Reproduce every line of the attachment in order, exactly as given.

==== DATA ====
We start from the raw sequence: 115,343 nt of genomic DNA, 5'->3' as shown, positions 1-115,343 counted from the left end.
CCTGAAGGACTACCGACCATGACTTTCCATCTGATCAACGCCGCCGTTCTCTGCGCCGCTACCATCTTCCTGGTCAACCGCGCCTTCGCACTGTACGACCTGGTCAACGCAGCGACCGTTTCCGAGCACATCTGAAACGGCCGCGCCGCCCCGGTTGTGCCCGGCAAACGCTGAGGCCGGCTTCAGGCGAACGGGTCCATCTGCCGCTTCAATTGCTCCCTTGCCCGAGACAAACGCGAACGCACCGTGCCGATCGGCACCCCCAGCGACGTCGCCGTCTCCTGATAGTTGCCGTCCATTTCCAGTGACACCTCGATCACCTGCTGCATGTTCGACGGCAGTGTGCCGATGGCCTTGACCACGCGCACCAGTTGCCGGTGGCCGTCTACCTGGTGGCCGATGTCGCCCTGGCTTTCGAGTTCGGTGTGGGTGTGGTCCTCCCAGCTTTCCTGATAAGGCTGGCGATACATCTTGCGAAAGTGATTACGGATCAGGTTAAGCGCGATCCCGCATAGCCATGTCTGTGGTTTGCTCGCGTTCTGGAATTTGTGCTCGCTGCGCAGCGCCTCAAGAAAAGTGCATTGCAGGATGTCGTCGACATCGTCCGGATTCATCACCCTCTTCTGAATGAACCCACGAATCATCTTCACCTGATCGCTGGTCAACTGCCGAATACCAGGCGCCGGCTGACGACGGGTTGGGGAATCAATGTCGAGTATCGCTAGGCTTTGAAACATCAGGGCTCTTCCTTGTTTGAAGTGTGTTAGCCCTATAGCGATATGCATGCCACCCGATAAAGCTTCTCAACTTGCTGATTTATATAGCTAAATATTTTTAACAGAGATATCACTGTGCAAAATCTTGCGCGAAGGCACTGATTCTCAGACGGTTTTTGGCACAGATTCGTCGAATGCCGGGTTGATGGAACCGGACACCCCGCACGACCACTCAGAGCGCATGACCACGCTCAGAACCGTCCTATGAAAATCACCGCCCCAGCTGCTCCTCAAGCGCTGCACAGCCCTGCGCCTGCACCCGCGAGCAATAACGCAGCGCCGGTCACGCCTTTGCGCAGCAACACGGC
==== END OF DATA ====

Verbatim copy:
We start from the raw sequence: 115,343 nt of genomic DNA, 5'->3' as shown, positions 1-115,343 counted from the left end.
CCTGAAGGACTACCGACCATGACTTTCCATCTGATCAACGCCGCCGTTCTCTGCGCCGCTACCATCTTCCTGGTCAACCGCGCCTTCGCACTGTACGACCTGGTCAACGCAGCGACCGTTTCCGAGCACATCTGAAACGGCCGCGCCGCCCCGGTTGTGCCCGGCAAACGCTGAGGCCGGCTTCAGGCGAACGGGTCCATCTGCCGCTTCAATTGCTCCCTTGCCCGAGACAAACGCGAACGCACCGTGCCGATCGGCACCCCCAGCGACGTCGCCGTCTCCTGATAGTTGCCGTCCATTTCCAGTGACACCTCGATCACCTGCTGCATGTTCGACGGCAGTGTGCCGATGGCCTTGACCACGCGCACCAGTTGCCGGTGGCCGTCTACCTGGTGGCCGATGTCGCCCTGGCTTTCGAGTTCGGTGTGGGTGTGGTCCTCCCAGCTTTCCTGATAAGGCTGGCGATACATCTTGCGAAAGTGATTACGGATCAGGTTAAGCGCGATCCCGCATAGCCATGTCTGTGGTTTGCTCGCGTTCTGGAATTTGTGCTCGCTGCGCAGCGCCTCAAGAAAAGTGCATTGCAGGATGTCGTCGACATCGTCCGGATTCATCACCCTCTTCTGAATGAACCCACGAATCATCTTCACCTGATCGCTGGTCAACTGCCGAATACCAGGCGCCGGCTGACGACGGGTTGGGGAATCAATGTCGAGTATCGCTAGGCTTTGAAACATCAGGGCTCTTCCTTGTTTGAAGTGTGTTAGCCCTATAGCGATATGCATGCCACCCGATAAAGCTTCTCAACTTGCTGATTTATATAGCTAAATATTTTTAACAGAGATATCACTGTGCAAAATCTTGCGCGAAGGCACTGATTCTCAGACGGTTTTTGGCACAGATTCGTCGAATGCCGGGTTGATGGAACCGGACACCCCGCACGACCACTCAGAGCGCATGACCACGCTCAGAACCGTCCTATGAAAATCACCGCCCCAGCTGCTCCTCAAGCGCTGCACAGCCCTGCGCCTGCACCCGCGAGCAATAACGCAGCGCCGGTCACGCCTTTGCGCAGCAACACGGC